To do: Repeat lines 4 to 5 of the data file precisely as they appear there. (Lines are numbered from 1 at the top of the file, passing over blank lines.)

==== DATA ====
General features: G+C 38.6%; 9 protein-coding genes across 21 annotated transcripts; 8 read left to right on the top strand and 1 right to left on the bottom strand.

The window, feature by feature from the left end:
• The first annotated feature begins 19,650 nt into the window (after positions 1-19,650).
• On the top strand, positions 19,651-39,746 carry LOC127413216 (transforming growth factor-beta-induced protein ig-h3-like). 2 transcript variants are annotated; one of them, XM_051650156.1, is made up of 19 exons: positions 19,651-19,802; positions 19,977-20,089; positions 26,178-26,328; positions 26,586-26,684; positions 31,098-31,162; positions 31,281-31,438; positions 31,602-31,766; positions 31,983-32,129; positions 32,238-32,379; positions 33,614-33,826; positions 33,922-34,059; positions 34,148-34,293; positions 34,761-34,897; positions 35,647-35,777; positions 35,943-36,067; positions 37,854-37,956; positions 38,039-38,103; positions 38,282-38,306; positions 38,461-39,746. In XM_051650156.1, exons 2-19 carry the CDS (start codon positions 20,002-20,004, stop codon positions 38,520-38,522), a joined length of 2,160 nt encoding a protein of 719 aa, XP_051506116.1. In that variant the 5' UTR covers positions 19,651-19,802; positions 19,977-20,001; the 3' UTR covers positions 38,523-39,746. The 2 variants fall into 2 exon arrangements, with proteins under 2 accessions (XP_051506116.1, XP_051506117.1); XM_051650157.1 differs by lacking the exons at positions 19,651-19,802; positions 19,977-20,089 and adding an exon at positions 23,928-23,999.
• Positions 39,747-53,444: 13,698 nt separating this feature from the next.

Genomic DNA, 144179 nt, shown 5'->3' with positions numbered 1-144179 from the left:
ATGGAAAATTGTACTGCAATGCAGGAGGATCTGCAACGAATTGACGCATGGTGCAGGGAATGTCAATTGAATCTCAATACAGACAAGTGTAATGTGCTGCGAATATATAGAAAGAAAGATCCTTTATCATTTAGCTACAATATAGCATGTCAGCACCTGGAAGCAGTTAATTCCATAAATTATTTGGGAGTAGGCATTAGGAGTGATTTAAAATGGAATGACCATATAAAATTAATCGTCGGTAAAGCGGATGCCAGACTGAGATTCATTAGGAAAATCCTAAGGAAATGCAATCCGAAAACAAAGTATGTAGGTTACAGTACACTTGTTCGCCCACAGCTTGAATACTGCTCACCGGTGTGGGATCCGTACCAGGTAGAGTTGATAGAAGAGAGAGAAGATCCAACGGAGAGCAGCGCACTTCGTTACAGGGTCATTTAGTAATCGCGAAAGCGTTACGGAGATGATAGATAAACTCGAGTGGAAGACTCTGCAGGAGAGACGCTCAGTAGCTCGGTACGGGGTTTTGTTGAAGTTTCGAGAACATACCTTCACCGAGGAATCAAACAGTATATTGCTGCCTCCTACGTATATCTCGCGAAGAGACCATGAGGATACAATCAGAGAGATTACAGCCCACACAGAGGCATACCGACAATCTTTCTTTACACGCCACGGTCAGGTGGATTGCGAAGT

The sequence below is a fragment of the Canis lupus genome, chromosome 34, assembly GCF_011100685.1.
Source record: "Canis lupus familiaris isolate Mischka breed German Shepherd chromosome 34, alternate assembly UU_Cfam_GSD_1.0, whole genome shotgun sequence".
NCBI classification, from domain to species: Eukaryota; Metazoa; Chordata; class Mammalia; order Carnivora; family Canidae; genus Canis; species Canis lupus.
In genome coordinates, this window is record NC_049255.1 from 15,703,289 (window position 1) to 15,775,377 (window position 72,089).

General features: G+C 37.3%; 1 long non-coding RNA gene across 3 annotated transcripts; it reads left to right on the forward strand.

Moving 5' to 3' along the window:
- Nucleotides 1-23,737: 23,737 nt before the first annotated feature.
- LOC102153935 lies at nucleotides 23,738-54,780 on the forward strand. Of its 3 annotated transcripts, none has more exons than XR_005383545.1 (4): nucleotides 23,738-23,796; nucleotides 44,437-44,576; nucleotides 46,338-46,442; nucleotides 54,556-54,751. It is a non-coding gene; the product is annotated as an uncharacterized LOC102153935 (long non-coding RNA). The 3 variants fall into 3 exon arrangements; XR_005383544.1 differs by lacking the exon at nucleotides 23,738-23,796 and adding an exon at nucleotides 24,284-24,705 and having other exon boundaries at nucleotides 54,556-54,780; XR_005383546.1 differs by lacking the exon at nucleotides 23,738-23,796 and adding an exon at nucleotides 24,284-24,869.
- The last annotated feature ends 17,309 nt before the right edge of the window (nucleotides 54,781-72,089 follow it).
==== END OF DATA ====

• On the top strand, positions 19,651-39,746 carry LOC127413216 (transforming growth factor-beta-induced protein ig-h3-like). 2 transcript variants are annotated; one of them, XM_051650156.1, is made up of 19 exons: positions 19,651-19,802; positions 19,977-20,089; positions 26,178-26,328; positions 26,586-26,684; positions 31,098-31,162; positions 31,281-31,438; positions 31,602-31,766; positions 31,983-32,129; positions 32,238-32,379; positions 33,614-33,826; positions 33,922-34,059; positions 34,148-34,293; positions 34,761-34,897; positions 35,647-35,777; positions 35,943-36,067; positions 37,854-37,956; positions 38,039-38,103; positions 38,282-38,306; positions 38,461-39,746. In XM_051650156.1, exons 2-19 carry the CDS (start codon positions 20,002-20,004, stop codon positions 38,520-38,522), a joined length of 2,160 nt encoding a protein of 719 aa, XP_051506116.1. In that variant the 5' UTR covers positions 19,651-19,802; positions 19,977-20,001; the 3' UTR covers positions 38,523-39,746. The 2 variants fall into 2 exon arrangements, with proteins under 2 accessions (XP_051506116.1, XP_051506117.1); XM_051650157.1 differs by lacking the exons at positions 19,651-19,802; positions 19,977-20,089 and adding an exon at positions 23,928-23,999.
• Positions 39,747-53,444: 13,698 nt separating this feature from the next.